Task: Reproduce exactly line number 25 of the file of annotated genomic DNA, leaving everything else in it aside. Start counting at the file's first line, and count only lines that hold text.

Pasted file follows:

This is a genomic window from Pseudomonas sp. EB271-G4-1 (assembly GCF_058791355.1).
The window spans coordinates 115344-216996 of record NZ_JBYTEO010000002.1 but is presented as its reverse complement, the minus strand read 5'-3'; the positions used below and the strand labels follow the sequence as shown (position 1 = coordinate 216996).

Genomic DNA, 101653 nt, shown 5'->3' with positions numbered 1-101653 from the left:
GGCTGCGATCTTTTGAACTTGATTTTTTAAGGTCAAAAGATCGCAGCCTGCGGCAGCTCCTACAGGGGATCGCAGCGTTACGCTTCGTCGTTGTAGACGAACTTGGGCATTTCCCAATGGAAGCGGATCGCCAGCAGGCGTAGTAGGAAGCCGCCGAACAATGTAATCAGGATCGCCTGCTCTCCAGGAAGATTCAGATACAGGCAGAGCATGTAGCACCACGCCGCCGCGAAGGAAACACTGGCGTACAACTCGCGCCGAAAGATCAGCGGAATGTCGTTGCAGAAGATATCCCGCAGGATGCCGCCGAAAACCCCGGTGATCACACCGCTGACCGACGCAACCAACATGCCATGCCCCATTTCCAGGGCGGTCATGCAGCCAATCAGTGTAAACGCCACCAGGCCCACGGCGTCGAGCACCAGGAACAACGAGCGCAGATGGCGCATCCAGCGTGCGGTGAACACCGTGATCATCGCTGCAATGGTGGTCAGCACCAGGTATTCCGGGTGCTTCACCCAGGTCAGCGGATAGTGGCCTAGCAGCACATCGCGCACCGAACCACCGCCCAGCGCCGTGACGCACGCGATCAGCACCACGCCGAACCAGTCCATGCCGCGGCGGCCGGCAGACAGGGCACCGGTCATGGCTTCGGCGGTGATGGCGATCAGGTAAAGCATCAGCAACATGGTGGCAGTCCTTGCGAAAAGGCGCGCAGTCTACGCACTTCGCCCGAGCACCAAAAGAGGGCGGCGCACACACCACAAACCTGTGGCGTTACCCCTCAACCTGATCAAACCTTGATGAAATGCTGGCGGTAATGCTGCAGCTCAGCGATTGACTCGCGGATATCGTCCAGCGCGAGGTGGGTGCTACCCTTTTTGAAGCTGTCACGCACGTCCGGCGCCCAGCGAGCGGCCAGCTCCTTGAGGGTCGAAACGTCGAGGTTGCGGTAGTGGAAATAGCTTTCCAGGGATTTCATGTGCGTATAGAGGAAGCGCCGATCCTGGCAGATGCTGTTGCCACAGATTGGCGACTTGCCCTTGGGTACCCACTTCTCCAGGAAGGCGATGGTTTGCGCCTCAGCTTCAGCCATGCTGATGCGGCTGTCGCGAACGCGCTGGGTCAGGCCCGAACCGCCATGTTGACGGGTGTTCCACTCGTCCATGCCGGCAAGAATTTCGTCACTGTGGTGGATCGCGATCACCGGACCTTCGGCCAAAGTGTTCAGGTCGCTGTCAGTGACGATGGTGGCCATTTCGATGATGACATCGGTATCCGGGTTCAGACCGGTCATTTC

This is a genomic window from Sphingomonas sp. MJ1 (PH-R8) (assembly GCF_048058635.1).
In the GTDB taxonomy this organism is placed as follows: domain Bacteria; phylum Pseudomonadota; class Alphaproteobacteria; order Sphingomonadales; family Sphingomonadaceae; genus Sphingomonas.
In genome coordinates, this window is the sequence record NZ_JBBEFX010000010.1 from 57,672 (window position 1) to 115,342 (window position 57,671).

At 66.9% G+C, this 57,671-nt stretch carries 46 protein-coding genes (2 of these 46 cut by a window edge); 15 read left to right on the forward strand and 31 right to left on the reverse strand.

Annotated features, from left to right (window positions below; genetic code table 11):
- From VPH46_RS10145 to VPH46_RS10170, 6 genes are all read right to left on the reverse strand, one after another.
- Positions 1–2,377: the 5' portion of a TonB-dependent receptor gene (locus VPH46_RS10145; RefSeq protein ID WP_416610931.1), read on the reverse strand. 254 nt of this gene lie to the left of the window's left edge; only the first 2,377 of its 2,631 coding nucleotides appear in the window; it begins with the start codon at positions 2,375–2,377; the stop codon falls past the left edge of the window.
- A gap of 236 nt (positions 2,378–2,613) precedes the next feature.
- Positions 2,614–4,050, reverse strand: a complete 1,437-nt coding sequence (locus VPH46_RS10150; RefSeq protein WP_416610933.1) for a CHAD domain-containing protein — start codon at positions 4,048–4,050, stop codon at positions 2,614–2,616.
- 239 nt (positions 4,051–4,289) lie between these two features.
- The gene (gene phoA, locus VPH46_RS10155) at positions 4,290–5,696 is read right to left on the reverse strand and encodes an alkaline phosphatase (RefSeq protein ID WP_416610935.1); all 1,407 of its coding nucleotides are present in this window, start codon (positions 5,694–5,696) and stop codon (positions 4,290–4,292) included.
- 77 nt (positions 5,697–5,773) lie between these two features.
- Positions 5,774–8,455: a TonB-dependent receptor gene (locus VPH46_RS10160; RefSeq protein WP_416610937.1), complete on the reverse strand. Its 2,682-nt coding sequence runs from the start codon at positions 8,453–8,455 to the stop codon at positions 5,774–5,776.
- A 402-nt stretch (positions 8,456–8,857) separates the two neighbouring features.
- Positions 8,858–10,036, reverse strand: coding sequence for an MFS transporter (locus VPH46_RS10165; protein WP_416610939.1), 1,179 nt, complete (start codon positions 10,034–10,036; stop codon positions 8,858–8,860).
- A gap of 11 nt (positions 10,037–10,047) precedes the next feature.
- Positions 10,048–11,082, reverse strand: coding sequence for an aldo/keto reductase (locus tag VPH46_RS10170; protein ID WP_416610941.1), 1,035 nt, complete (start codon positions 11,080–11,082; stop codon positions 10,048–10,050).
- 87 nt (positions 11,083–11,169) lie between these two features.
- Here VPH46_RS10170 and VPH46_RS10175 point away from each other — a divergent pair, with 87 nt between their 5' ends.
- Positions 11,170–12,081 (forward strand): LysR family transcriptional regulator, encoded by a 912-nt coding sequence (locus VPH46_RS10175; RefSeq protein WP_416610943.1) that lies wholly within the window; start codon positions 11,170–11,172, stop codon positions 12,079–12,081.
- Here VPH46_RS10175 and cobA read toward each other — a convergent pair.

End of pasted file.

- Here VPH46_RS10175 and cobA read toward each other — a convergent pair.